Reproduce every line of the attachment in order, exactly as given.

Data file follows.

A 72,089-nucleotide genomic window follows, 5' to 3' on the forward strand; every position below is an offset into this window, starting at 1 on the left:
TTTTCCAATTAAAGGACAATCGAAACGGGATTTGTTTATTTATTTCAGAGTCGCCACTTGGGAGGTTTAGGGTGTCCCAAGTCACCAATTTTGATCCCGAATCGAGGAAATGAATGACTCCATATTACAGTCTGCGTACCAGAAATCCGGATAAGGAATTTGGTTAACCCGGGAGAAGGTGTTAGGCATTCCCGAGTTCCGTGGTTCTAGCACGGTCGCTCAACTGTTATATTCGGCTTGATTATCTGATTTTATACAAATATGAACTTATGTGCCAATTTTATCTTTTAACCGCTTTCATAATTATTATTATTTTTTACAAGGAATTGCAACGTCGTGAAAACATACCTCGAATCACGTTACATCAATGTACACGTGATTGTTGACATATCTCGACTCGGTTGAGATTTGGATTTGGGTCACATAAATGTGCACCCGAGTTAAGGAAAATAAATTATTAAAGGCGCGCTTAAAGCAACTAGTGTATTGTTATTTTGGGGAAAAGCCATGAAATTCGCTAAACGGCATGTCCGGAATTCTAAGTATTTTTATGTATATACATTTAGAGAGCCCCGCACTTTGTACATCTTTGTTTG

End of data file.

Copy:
A 72,089-nucleotide genomic window follows, 5' to 3' on the forward strand; every position below is an offset into this window, starting at 1 on the left:
TTTTCCAATTAAAGGACAATCGAAACGGGATTTGTTTATTTATTTCAGAGTCGCCACTTGGGAGGTTTAGGGTGTCCCAAGTCACCAATTTTGATCCCGAATCGAGGAAATGAATGACTCCATATTACAGTCTGCGTACCAGAAATCCGGATAAGGAATTTGGTTAACCCGGGAGAAGGTGTTAGGCATTCCCGAGTTCCGTGGTTCTAGCACGGTCGCTCAACTGTTATATTCGGCTTGATTATCTGATTTTATACAAATATGAACTTATGTGCCAATTTTATCTTTTAACCGCTTTCATAATTATTATTATTTTTTACAAGGAATTGCAACGTCGTGAAAACATACCTCGAATCACGTTACATCAATGTACACGTGATTGTTGACATATCTCGACTCGGTTGAGATTTGGATTTGGGTCACATAAATGTGCACCCGAGTTAAGGAAAATAAATTATTAAAGGCGCGCTTAAAGCAACTAGTGTATTGTTATTTTGGGGAAAAGCCATGAAATTCGCTAAACGGCATGTCCGGAATTCTAAGTATTTTTATGTATATACATTTAGAGAGCCCCGCACTTTGTACATCTTTGTTTG